SCHOFIELD BARRACKS, Hawaii - Old photographs are fun to look at because they show how people and places have changed over time. However, if you compared an old photo of Schofield's historic troop barracks (known as the quads) to the actual buildings today, you would be hard-pressed to tell the difference.

The Army and the Historic Hawaii Foundation couldn't be happier.

The Historic Hawaii Foundation presented U.S. Army Garrison, Hawaii (USAG-HI) with a Preservation Honor Award, Thursday, for the garrison's rehabilitation of Schofield's historic Quads C and E, which date to 1916 and 1920, respectively.

"The recipients of the awards demonstrate various ways to make history come alive and to create tangible connections between the past and the present," Kiersten Faulkner, executive director of the Historic Hawaii Foundation, said in a release. "While each project is different, all are exemplary in demonstrating how preservation builds community."

The rehabilitation effort maintains the barracks' historic significance while, at the same time, providing Soldiers with all the modern conveniences in the interior renovations.

The U.S. Army Corps of Engineers (USACE), as well as contractors Nan Inc., Mason Architects Inc., and Architects Hawaii, were also honored for their support.

"We're very proud of the preservation work done by our contractors and our project managers for the U.S. Army Garrison, Hawaii, in the rehabilitation of these historic quads," said Lt. Col. Charles H. Klinge, commander, Honolulu District, USACE.

<b>The devil is in the details</b>
The renovation of Quads C and E began in 2003, and while most of the effort involved a great deal of manpower, there was quite a bit of "bookpower" involved, too.

Ken Hays, the USAG-HI architectural historian, conducted extensive research, searching out photographs and drawings of the quads so that the team would know what features were necessary to bring the buildings back to their historic state, displaying them correctly.

Cornices, lanais, guard railings, lighting, windows and even gutters and paint colors were scrutinized and restored; however, the restoration was no easy task, according to Hays. Several hurdles popped up along the way.

First, restoration is a very detailed process, so it took some "coaching" to convince everyone involved about the importance of restoring each of the features.

Second, a number of the materials and designs needed are not common or even produced any more.

"We had to translate all of these 'needs' into new modern materials that meet antiterrorism/force protection standards, in particular for the windows and the doors," Hays said. "Getting those manufactured to historic standards was quite a challenge."

Finally, the team had to come up with several creative workarounds to balance today's needs with historical accuracy. A good example was the lighting pattern.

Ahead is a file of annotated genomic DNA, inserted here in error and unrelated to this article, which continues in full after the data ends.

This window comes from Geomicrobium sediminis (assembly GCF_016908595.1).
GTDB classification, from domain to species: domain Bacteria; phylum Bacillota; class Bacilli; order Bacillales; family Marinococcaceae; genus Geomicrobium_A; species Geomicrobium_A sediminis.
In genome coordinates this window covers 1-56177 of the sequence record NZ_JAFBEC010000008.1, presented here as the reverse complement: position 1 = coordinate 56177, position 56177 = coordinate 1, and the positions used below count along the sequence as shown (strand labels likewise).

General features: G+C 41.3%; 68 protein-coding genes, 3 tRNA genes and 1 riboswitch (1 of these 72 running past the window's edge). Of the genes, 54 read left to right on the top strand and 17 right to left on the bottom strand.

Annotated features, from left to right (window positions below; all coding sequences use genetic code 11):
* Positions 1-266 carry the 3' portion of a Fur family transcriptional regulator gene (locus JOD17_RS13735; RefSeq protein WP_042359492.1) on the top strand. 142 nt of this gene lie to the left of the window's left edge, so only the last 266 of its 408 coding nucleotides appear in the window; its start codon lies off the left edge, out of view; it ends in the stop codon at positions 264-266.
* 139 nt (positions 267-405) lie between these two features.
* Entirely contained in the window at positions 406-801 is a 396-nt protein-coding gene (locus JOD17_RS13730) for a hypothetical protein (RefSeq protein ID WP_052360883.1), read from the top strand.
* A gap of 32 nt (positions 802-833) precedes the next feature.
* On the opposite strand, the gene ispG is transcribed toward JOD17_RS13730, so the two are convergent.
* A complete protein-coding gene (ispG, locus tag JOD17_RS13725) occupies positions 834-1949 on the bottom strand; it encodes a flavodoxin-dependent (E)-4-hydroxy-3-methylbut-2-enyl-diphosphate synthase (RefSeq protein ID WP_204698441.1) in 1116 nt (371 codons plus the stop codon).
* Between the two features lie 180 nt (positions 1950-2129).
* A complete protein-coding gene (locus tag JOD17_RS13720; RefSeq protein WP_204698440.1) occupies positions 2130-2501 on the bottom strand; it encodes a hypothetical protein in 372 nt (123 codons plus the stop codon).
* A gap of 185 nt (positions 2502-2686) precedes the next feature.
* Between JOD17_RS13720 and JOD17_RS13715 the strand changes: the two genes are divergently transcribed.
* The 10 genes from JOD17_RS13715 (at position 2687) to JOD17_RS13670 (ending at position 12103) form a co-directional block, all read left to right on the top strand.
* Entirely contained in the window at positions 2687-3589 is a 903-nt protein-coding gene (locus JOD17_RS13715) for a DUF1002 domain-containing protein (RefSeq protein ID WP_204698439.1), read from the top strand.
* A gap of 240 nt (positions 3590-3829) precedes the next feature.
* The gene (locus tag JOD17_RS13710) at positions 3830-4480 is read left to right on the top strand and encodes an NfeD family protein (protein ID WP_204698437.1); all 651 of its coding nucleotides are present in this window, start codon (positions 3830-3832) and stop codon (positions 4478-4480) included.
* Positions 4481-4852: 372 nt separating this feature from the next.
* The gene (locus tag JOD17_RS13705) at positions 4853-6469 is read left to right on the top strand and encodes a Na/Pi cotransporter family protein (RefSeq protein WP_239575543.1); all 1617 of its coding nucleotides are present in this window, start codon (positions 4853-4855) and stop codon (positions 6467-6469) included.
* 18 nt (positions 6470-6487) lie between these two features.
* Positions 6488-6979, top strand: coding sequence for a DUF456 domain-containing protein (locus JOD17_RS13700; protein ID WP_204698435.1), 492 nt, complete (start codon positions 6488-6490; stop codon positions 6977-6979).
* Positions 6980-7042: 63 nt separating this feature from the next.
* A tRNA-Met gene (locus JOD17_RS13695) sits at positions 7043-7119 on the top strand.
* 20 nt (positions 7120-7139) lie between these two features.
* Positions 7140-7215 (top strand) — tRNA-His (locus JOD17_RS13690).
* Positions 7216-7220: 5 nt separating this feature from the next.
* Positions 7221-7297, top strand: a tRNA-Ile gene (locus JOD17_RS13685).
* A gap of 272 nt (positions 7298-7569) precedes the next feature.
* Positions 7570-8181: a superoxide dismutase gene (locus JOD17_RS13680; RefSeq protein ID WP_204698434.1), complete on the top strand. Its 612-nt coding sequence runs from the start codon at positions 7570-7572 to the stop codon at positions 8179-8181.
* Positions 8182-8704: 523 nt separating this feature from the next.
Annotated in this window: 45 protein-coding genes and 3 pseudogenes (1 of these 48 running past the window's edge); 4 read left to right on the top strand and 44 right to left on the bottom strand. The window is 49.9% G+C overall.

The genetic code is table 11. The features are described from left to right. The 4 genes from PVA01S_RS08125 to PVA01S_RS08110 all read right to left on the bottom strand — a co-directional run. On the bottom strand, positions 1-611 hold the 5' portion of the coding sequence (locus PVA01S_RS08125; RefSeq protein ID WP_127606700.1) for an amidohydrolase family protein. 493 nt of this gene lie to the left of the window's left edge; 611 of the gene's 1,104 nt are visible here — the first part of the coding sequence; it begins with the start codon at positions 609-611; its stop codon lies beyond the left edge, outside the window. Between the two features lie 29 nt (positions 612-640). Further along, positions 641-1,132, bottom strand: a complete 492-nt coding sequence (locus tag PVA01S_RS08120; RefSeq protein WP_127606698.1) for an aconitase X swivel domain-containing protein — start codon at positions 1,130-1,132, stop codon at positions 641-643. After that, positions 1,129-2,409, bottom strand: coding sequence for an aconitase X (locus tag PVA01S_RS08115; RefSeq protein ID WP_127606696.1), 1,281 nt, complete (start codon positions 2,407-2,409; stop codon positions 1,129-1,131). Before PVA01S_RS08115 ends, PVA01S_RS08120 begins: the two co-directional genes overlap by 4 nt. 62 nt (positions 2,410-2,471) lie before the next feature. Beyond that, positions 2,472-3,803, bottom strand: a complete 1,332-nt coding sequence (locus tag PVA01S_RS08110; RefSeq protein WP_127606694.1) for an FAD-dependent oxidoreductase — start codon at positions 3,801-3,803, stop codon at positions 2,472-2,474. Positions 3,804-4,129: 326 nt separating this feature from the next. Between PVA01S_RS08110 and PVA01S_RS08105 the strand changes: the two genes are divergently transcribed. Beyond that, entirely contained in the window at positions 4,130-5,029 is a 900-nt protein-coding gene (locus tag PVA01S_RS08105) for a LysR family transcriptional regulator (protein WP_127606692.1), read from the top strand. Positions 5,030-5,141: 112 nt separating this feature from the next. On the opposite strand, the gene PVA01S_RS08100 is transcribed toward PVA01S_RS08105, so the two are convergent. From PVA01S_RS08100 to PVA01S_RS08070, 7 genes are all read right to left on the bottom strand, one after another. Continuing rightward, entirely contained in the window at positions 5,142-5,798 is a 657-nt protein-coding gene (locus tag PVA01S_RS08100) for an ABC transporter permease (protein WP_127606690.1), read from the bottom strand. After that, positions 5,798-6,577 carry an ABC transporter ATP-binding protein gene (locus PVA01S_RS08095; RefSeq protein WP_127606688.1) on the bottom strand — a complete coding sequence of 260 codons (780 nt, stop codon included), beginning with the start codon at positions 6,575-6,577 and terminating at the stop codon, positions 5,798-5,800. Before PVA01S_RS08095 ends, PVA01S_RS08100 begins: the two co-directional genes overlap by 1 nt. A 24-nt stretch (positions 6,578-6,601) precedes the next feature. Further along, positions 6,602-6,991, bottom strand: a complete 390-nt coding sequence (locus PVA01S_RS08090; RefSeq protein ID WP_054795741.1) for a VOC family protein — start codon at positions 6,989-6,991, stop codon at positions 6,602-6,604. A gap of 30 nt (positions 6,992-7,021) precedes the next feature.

For safety and security, the quads need brighter lighting now than they needed or had in the early 1900s. However, affixing brighter lights to the walls of modern-day quads would destroy the historical accuracy of the buildings.

"We came up with a lighting plan that really became invisible on the buildings when you look at them," Hays said. "Now all the lights are mounted on the inside surface of the columns, so when the viewer is looking he really doesn't see any lights at all; they're hidden.

"We had to work out a lot of details like that," Hays added.

<b>Roots of the family tree</b>
Legally, federal agencies have an obligation to preserve their historic structures to the maximum extent possible. On a more human level, though, the renovations preserve the legacy of the barracks, which have been "kind of the anchor of Schofield operations since they were built," according to Hays.

As well as being a part of national history, the quads are part of state and local history. They've served Soldiers through every major conflict, taking a few bullets themselves.

The quads have also been featured in films like "From Here to Eternity."

"There's a great tradition I think for the Soldiers that live here," Hays said. "I've had many of the Soldiers come up and tell me that their dad, their granddad and even great granddads have been in these quads."

Hays also added that some units, like the Wolfhounds in Quad D, have lived and worked in the same quad since it was built.

<b>Barracks of old come of age</b>
Behind every successful preservation effort, one still has to address the current occupants' needs, and the Army continues to meet this challenge head on.

While the exteriors of Quads C and E look very much like they did in 1916 and 1920, the interior is a stark difference. Gone are the days of multi-person bathrooms and rows of bunk beds.
Now the rooms in these quads are designed to meet the Army's "1 + 1" standard; each Soldier has a private room and two Soldiers share a common/kitchen area and bathroom.

"This really is a model of how preservation can work, and it works kind of perfectly because everybody wins," Hays said. "The Soldiers live to a very high standard...they have extremely nice living quarters, and the heritage of the Army, the state and the nation gets preserved."
In total, Schofield Barracks has eight historic quads. The Army is renovating five quads and demolishing three, which will be replaced with new barracks.

All of this construction is part of the Army's Whole Barracks Renewal (WBR) Program at Schofield - a more than 10-year, $1 billion-plus effort to improve the quality of life for single Soldiers.

Page last updated Fri July 22nd, 2011 at 12:16